Press and Media

Columbia’s new baseball team moving up from Savannah

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The South Atlantic League affiliate of the New York Mets will be playing next spring in Columbia’s new $37 million Spirit Communications Park.

The Single-A team, owned by Atlanta-based Hardball Capital, is being moved from Savannah, Ga., where local officials decided against building a new stadium.

“We’re extremely excited to be able to continue our partnership with the New York Mets and bring a tradition of quality baseball and first-class affordable, family entertainment to the Midlands,” Hardball Capital CEO Jason Freier said during Thursday’s news conference at the ballpark’s construction site.

The team will finish the current season in Savannah where it is known as the Sand Gnats.
When it opens the 2016 season in Columbia, the team will have a new nickname, logo and colors. The nickname, which Freier said would be “fun, local and unique” is being picked from more than 2,000 submissions offered by area fans.

The team will be the primary tenant of Spirit Park, which will serve as the centerpiece of the 165-acre Columbia Common development that’s planned for the former State Hospital campus on Bull Street near downtown.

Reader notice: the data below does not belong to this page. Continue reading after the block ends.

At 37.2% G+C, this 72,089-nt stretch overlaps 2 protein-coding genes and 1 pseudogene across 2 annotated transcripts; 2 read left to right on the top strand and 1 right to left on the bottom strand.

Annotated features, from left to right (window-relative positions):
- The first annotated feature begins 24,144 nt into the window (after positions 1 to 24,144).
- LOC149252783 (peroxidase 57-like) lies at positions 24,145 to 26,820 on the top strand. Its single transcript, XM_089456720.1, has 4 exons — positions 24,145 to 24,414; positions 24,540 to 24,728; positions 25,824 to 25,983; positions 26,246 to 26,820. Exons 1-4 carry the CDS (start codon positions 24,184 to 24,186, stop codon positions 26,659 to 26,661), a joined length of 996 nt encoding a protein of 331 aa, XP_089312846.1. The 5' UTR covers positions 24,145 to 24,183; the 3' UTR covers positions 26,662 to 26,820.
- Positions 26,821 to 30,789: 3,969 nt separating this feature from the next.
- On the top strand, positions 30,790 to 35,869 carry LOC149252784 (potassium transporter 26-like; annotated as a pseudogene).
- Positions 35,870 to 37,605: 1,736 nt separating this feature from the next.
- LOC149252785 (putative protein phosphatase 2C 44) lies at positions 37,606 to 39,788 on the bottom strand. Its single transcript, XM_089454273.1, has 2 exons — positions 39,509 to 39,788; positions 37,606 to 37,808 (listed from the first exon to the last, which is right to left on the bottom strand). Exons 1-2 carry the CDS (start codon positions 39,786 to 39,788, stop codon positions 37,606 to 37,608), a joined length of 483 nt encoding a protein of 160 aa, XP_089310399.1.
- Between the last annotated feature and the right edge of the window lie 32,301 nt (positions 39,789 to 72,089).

“We’re very excited because not only is today about welcoming minor league baseball back to the city of Columbia, it’s about celebrating the new spirit of energy and enthusiasm sweeping across our city like never before,” said Columbia Mayor Steve Benjamin. “Something special is happening in Columbia and this team is a big part of it.”

For the Mets, Thursday’s announcement marks the second time it has had a minor league team in Columbia. From 1983 through 2004 the Mets were affiliated with the Columbia Mets and Columbia Bombers.

“We are excited about returning to Columbia where we had a presence over two decades,” said Sandy Alderson, general manager of the New York Mets who spent part of his childhood in Sumter when his father was stationed at Shaw Air Force Base. “So many of the top Mets stars, like current team captain David Wright, got their start in Columbia.”

Having an opportunity to play in a new ballpark in a capital city will be a plus for players and the Mets, Alderson added.

“The plans for Spirit Communications Park look spectacular and we can’t wait to develop the next generations of Mets major leaguers here,” Alderson said.

As a member of the SAL, the new Columbia team will face in-state rivals Charleston River Dogs and Greenville Drive as well as regional teams like the Augusta Greenjackets, Greensboro Grasshoppers and Rome Braves.

Freier also introduced the Columbia team’s new president, John Katz, a 23-year veteran of running minor league teams.

“I’m excited to help bring professional baseball back to the Capital City, and we are looking forward to enjoying everything the Midlands has to offer – such as the wonderful culture, music scene and the arts,” said Katz, who has served more than five seasons as president of the Savannah club.

Through the summer, Hardball Capital also will be staffing up its Columbia operation. Freier said the team plans to have about 30 full-time staffers on the payroll by Opening Day in 2016.